To demonstrate different approaches to long-distance walking, three notable people each walked a section of the 65-mile-long, sometimes steep trail. John, who took the first section, provides a look at slow, contemplative walking.

At the beginning of his walk, John started a journal of his observations and drawings.

At the end of his section of trail, John handed the journal off to the next walker, Katarina Witt, who is better known as a figure skater.

For her, the walk was more like a sports event, and at the end of each day, she relaxed like the major athlete she is, with a massage, fine food, and wine.

Unlike John, Katarina said she does not like walking alone although that was not a problem on this hike. All the walkers were accompanied by guides and photographers.

Katarina, who was born in East Germany in December 1965, is best known as a figure skater who won gold medals in the 1984 and 1988 Olympics. She is seen here in 1982 on the eve of her first European Championship.

She also won World Championships in 1984, 1985, 1987, and 1988, and six consecutive European Championships from 1983 to 1988.

Katarina went on to become an Emmy-winning performer (for Carmen on Ice, 1989) and a nude model for the December 1998 issue of Playboy.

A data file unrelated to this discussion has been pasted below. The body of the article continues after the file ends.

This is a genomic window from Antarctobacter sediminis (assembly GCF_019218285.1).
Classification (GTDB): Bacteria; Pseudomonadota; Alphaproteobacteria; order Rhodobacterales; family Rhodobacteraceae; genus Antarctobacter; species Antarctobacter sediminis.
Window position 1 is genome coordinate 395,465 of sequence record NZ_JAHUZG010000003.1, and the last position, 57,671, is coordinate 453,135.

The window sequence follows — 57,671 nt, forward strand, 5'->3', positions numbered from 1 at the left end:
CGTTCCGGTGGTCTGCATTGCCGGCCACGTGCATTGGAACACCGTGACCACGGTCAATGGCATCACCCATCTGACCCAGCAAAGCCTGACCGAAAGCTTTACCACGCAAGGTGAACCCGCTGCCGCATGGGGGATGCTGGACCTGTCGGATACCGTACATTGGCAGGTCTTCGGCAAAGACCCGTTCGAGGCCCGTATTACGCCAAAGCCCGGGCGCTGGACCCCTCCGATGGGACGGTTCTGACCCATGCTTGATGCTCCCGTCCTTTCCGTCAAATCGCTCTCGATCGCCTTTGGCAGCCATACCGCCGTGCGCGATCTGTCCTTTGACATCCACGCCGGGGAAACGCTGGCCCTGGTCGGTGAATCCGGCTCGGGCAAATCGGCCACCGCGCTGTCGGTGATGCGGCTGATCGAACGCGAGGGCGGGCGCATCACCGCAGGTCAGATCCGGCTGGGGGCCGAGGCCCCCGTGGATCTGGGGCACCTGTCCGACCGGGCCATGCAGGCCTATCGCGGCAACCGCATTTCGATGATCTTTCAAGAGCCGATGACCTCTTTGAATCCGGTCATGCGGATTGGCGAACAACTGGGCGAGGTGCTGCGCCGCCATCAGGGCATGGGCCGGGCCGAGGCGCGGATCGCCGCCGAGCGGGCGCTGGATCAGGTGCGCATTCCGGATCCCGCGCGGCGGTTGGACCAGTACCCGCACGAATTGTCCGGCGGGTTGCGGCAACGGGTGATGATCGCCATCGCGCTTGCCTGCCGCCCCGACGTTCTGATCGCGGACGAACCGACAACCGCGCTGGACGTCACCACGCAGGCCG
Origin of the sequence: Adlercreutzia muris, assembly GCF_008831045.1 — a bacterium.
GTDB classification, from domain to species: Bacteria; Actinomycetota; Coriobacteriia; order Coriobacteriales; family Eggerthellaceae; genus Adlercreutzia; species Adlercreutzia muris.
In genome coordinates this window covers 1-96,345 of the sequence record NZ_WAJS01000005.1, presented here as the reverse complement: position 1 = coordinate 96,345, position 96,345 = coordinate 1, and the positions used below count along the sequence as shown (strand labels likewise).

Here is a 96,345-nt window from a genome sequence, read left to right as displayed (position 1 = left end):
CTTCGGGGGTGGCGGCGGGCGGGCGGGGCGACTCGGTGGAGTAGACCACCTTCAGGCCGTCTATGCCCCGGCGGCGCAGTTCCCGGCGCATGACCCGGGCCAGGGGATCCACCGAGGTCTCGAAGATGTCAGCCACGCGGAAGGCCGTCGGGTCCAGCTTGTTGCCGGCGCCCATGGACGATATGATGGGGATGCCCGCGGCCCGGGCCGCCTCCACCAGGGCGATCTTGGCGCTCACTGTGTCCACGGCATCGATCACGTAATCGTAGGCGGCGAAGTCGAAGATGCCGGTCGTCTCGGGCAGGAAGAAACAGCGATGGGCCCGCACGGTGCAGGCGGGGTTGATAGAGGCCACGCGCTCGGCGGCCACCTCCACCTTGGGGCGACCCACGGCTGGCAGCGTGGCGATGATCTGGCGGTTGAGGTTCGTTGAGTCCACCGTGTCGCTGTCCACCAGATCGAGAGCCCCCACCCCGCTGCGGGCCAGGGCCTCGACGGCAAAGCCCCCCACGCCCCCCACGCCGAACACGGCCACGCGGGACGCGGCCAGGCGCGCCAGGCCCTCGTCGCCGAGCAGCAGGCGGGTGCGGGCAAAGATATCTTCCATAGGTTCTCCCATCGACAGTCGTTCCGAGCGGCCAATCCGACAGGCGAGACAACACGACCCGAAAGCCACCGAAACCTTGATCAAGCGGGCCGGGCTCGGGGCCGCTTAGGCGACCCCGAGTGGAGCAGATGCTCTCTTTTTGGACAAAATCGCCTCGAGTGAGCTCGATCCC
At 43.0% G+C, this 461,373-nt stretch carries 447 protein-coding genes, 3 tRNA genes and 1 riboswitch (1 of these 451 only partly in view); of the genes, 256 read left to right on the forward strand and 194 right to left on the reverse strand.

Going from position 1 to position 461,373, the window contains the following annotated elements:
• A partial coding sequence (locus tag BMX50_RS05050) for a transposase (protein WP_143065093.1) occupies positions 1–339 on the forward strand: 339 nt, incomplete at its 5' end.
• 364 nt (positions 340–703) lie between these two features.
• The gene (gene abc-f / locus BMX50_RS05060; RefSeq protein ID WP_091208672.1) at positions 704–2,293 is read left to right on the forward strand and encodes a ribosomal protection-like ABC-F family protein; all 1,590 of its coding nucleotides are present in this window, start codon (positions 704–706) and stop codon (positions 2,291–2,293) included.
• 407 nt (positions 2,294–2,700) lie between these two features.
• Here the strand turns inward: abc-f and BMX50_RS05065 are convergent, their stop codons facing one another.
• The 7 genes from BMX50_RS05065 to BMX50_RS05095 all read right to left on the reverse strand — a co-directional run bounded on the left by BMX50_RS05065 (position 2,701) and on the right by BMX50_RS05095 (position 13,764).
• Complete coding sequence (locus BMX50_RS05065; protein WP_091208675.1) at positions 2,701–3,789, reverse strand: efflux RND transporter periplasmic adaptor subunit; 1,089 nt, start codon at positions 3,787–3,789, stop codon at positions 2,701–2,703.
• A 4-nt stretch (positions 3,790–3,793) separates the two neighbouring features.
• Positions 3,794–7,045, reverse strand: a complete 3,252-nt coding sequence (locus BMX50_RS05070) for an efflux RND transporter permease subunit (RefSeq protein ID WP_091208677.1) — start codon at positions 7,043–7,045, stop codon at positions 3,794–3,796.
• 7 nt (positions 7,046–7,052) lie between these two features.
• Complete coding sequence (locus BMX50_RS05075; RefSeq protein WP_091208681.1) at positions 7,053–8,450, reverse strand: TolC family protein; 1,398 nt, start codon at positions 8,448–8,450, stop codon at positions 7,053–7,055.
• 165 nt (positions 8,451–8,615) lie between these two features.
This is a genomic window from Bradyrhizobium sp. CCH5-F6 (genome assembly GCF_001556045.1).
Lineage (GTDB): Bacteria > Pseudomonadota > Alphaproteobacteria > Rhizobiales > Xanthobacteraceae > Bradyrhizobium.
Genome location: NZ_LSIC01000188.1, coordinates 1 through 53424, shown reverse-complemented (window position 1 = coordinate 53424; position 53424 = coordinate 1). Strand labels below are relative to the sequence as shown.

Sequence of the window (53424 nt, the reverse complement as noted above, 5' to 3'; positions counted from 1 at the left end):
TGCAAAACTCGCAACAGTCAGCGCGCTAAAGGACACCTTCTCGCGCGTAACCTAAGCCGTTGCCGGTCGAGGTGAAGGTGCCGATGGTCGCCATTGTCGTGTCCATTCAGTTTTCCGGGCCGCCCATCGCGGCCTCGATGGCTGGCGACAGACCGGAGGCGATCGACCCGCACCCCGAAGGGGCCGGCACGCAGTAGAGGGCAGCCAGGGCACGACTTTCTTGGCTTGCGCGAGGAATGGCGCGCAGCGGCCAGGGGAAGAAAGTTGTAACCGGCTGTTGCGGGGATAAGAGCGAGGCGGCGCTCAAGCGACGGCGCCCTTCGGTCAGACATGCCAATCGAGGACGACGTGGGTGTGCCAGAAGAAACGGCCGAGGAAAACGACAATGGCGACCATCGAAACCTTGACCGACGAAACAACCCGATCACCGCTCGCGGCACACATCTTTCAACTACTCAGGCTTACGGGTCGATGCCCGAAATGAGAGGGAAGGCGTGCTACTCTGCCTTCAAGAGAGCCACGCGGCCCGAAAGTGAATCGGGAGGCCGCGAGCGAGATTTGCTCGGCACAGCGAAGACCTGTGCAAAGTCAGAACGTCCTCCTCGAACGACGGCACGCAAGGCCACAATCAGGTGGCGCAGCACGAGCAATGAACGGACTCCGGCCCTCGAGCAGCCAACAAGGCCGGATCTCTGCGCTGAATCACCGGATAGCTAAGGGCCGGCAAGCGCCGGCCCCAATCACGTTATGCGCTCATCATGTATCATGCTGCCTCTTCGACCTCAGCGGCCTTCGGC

The issue is one of only two that has sold out during the 56-year history of the magazine. The other is the first issue, which had Marilyn Monroe for its centerfold.

Katarina, in turn, handed off John’s journal to Michael Milton of Australia. Michael, who lost a leg to bone cancer at the age of nine, is a celebrity is his own right.

In the 2002 Winter Paralympics, Michael won every skiing event, and in 2006, he became the fastest speed skier — disabled or not — fr0m Australia, reaching 132.76 mph during competition in France.

Michael said he took part in the walk to show that his disability does not hold him back from physically excelling.

A koala along the Great Ocean Walk. “The scenery is stunning,” John told me. “You can feel very much like you’re in California because of the eucalyptus trees.”

John noted that when he was on the trail, “I had four or five cameras following me around. Sometimes I had my own camera harness.”

You can see John’s part of The Art of Walking — The Great Ocean Walk by clicking here. The section featuring Katarina Witt can be found here. And the section featuring Michael Milton can be found here.

Because few of us in Point Reyes Station have home delivery, the post office has long been the most popular meeting spot in town. On Monday, it was the scene of one of those happy little moments that make small towns great places.

As it happens, postal worker Erin Clark, who was helping out in Point Reyes Station for a day, is a volunteer with a wildlife-rescue group, Rancho Raccoon, headed by Megan Isadore of Forest Knolls.

About a week earlier, Rancho Raccoon received four newly born raccoons that were orphaned when a building was torn down in Oakland. Erin took over raising the newborns when they were less than a week old.